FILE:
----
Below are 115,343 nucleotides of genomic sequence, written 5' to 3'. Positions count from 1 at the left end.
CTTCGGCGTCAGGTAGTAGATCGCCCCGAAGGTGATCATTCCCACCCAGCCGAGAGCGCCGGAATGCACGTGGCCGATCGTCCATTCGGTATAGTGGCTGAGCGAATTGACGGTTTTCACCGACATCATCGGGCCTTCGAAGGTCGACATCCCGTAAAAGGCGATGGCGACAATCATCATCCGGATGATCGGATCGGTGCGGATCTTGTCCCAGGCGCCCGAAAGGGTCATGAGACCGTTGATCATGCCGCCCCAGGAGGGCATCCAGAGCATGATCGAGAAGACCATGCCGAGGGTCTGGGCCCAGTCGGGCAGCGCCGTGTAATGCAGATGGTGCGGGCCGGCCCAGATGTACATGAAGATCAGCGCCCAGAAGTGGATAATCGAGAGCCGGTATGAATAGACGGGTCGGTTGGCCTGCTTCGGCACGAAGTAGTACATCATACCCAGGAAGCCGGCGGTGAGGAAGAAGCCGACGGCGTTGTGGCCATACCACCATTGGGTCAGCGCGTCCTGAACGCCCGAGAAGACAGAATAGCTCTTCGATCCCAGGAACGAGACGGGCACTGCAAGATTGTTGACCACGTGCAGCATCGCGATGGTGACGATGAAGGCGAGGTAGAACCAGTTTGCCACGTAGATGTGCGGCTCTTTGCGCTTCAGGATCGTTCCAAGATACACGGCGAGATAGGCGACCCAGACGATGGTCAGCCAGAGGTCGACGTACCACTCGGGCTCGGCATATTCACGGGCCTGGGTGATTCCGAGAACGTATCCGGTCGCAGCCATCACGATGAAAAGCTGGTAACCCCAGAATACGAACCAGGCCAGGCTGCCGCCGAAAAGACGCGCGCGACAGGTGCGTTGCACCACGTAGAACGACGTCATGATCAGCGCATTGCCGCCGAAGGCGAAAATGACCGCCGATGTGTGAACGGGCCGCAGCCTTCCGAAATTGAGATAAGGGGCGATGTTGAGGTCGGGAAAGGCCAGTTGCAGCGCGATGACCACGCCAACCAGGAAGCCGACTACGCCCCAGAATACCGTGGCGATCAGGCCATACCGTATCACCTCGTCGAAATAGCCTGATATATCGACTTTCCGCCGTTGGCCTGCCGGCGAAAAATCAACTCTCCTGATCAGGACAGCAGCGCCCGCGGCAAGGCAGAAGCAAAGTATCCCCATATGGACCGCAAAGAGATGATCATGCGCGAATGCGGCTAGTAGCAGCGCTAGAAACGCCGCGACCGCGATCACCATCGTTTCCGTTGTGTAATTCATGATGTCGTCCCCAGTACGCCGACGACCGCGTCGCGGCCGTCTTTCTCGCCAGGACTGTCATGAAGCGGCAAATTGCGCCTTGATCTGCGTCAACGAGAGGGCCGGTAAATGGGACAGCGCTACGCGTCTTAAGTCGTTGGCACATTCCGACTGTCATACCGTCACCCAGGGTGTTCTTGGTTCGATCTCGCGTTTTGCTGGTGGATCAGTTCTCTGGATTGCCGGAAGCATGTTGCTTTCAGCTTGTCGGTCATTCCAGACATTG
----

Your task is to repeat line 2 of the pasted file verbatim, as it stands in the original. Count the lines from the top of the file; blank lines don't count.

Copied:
CTTCGGCGTCAGGTAGTAGATCGCCCCGAAGGTGATCATTCCCACCCAGCCGAGAGCGCCGGAATGCACGTGGCCGATCGTCCATTCGGTATAGTGGCTGAGCGAATTGACGGTTTTCACCGACATCATCGGGCCTTCGAAGGTCGACATCCCGTAAAAGGCGATGGCGACAATCATCATCCGGATGATCGGATCGGTGCGGATCTTGTCCCAGGCGCCCGAAAGGGTCATGAGACCGTTGATCATGCCGCCCCAGGAGGGCATCCAGAGCATGATCGAGAAGACCATGCCGAGGGTCTGGGCCCAGTCGGGCAGCGCCGTGTAATGCAGATGGTGCGGGCCGGCCCAGATGTACATGAAGATCAGCGCCCAGAAGTGGATAATCGAGAGCCGGTATGAATAGACGGGTCGGTTGGCCTGCTTCGGCACGAAGTAGTACATCATACCCAGGAAGCCGGCGGTGAGGAAGAAGCCGACGGCGTTGTGGCCATACCACCATTGGGTCAGCGCGTCCTGAACGCCCGAGAAGACAGAATAGCTCTTCGATCCCAGGAACGAGACGGGCACTGCAAGATTGTTGACCACGTGCAGCATCGCGATGGTGACGATGAAGGCGAGGTAGAACCAGTTTGCCACGTAGATGTGCGGCTCTTTGCGCTTCAGGATCGTTCCAAGATACACGGCGAGATAGGCGACCCAGACGATGGTCAGCCAGAGGTCGACGTACCACTCGGGCTCGGCATATTCACGGGCCTGGGTGATTCCGAGAACGTATCCGGTCGCAGCCATCACGATGAAAAGCTGGTAACCCCAGAATACGAACCAGGCCAGGCTGCCGCCGAAAAGACGCGCGCGACAGGTGCGTTGCACCACGTAGAACGACGTCATGATCAGCGCATTGCCGCCGAAGGCGAAAATGACCGCCGATGTGTGAACGGGCCGCAGCCTTCCGAAATTGAGATAAGGGGCGATGTTGAGGTCGGGAAAGGCCAGTTGCAGCGCGATGACCACGCCAACCAGGAAGCCGACTACGCCCCAGAATACCGTGGCGATCAGGCCATACCGTATCACCTCGTCGAAATAGCCTGATATATCGACTTTCCGCCGTTGGCCTGCCGGCGAAAAATCAACTCTCCTGATCAGGACAGCAGCGCCCGCGGCAAGGCAGAAGCAAAGTATCCCCATATGGACCGCAAAGAGATGATCATGCGCGAATGCGGCTAGTAGCAGCGCTAGAAACGCCGCGACCGCGATCACCATCGTTTCCGTTGTGTAATTCATGATGTCGTCCCCAGTACGCCGACGACCGCGTCGCGGCCGTCTTTCTCGCCAGGACTGTCATGAAGCGGCAAATTGCGCCTTGATCTGCGTCAACGAGAGGGCCGGTAAATGGGACAGCGCTACGCGTCTTAAGTCGTTGGCACATTCCGACTGTCATACCGTCACCCAGGGTGTTCTTGGTTCGATCTCGCGTTTTGCTGGTGGATCAGTTCTCTGGATTGCCGGAAGCATGTTGCTTTCAGCTTGTCGGTCATTCCAGACATTG